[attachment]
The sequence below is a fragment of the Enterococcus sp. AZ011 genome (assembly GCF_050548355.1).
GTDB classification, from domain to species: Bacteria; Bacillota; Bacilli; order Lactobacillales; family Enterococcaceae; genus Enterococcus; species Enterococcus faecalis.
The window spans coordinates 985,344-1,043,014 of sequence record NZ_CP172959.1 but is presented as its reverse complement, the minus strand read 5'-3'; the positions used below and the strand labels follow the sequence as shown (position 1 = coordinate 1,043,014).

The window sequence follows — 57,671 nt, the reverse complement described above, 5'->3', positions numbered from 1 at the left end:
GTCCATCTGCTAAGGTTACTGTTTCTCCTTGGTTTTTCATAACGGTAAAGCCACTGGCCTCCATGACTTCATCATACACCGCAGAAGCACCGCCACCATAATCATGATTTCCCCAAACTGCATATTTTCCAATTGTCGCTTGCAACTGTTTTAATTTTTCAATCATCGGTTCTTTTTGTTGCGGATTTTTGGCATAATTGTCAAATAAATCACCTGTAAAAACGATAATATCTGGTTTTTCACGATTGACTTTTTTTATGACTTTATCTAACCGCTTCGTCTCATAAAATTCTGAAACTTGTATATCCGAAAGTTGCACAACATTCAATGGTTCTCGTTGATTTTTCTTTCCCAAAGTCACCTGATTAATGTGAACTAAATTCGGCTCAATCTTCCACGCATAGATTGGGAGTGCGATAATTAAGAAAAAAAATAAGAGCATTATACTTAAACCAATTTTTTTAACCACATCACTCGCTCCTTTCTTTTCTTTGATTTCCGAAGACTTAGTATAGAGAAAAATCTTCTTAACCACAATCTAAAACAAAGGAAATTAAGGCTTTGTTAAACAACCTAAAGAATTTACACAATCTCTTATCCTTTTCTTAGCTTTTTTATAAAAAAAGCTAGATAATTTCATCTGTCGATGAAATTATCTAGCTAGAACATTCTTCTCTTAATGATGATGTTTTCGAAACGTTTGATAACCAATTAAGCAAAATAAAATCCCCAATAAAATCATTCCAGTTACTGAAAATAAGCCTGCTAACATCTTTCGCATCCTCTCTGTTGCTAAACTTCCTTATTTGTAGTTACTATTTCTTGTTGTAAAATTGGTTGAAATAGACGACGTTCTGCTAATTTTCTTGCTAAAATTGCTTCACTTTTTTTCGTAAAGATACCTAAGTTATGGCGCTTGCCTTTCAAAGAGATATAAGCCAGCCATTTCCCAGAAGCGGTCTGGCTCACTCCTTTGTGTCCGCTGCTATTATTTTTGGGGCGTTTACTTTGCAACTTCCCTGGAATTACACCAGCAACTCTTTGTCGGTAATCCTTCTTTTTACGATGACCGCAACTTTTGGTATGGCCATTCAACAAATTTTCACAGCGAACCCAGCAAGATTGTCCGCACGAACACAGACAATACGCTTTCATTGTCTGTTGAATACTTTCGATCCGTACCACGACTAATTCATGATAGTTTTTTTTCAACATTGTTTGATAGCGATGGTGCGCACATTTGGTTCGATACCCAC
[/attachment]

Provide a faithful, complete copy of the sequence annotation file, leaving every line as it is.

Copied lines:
The sequence below is a fragment of the Enterococcus sp. AZ011 genome (assembly GCF_050548355.1).
GTDB classification, from domain to species: Bacteria; Bacillota; Bacilli; order Lactobacillales; family Enterococcaceae; genus Enterococcus; species Enterococcus faecalis.
The window spans coordinates 985,344-1,043,014 of sequence record NZ_CP172959.1 but is presented as its reverse complement, the minus strand read 5'-3'; the positions used below and the strand labels follow the sequence as shown (position 1 = coordinate 1,043,014).

The window sequence follows — 57,671 nt, the reverse complement described above, 5'->3', positions numbered from 1 at the left end:
GTCCATCTGCTAAGGTTACTGTTTCTCCTTGGTTTTTCATAACGGTAAAGCCACTGGCCTCCATGACTTCATCATACACCGCAGAAGCACCGCCACCATAATCATGATTTCCCCAAACTGCATATTTTCCAATTGTCGCTTGCAACTGTTTTAATTTTTCAATCATCGGTTCTTTTTGTTGCGGATTTTTGGCATAATTGTCAAATAAATCACCTGTAAAAACGATAATATCTGGTTTTTCACGATTGACTTTTTTTATGACTTTATCTAACCGCTTCGTCTCATAAAATTCTGAAACTTGTATATCCGAAAGTTGCACAACATTCAATGGTTCTCGTTGATTTTTCTTTCCCAAAGTCACCTGATTAATGTGAACTAAATTCGGCTCAATCTTCCACGCATAGATTGGGAGTGCGATAATTAAGAAAAAAAATAAGAGCATTATACTTAAACCAATTTTTTTAACCACATCACTCGCTCCTTTCTTTTCTTTGATTTCCGAAGACTTAGTATAGAGAAAAATCTTCTTAACCACAATCTAAAACAAAGGAAATTAAGGCTTTGTTAAACAACCTAAAGAATTTACACAATCTCTTATCCTTTTCTTAGCTTTTTTATAAAAAAAGCTAGATAATTTCATCTGTCGATGAAATTATCTAGCTAGAACATTCTTCTCTTAATGATGATGTTTTCGAAACGTTTGATAACCAATTAAGCAAAATAAAATCCCCAATAAAATCATTCCAGTTACTGAAAATAAGCCTGCTAACATCTTTCGCATCCTCTCTGTTGCTAAACTTCCTTATTTGTAGTTACTATTTCTTGTTGTAAAATTGGTTGAAATAGACGACGTTCTGCTAATTTTCTTGCTAAAATTGCTTCACTTTTTTTCGTAAAGATACCTAAGTTATGGCGCTTGCCTTTCAAAGAGATATAAGCCAGCCATTTCCCAGAAGCGGTCTGGCTCACTCCTTTGTGTCCGCTGCTATTATTTTTGGGGCGTTTACTTTGCAACTTCCCTGGAATTACACCAGCAACTCTTTGTCGGTAATCCTTCTTTTTACGATGACCGCAACTTTTGGTATGGCCATTCAACAAATTTTCACAGCGAACCCAGCAAGATTGTCCGCACGAACACAGACAATACGCTTTCATTGTCTGTTGAATACTTTCGATCCGTACCACGACTAATTCATGATAGTTTTTTTTCAACATTGTTTGATAGCGATGGTGCGCACATTTGGTTCGATACCCAC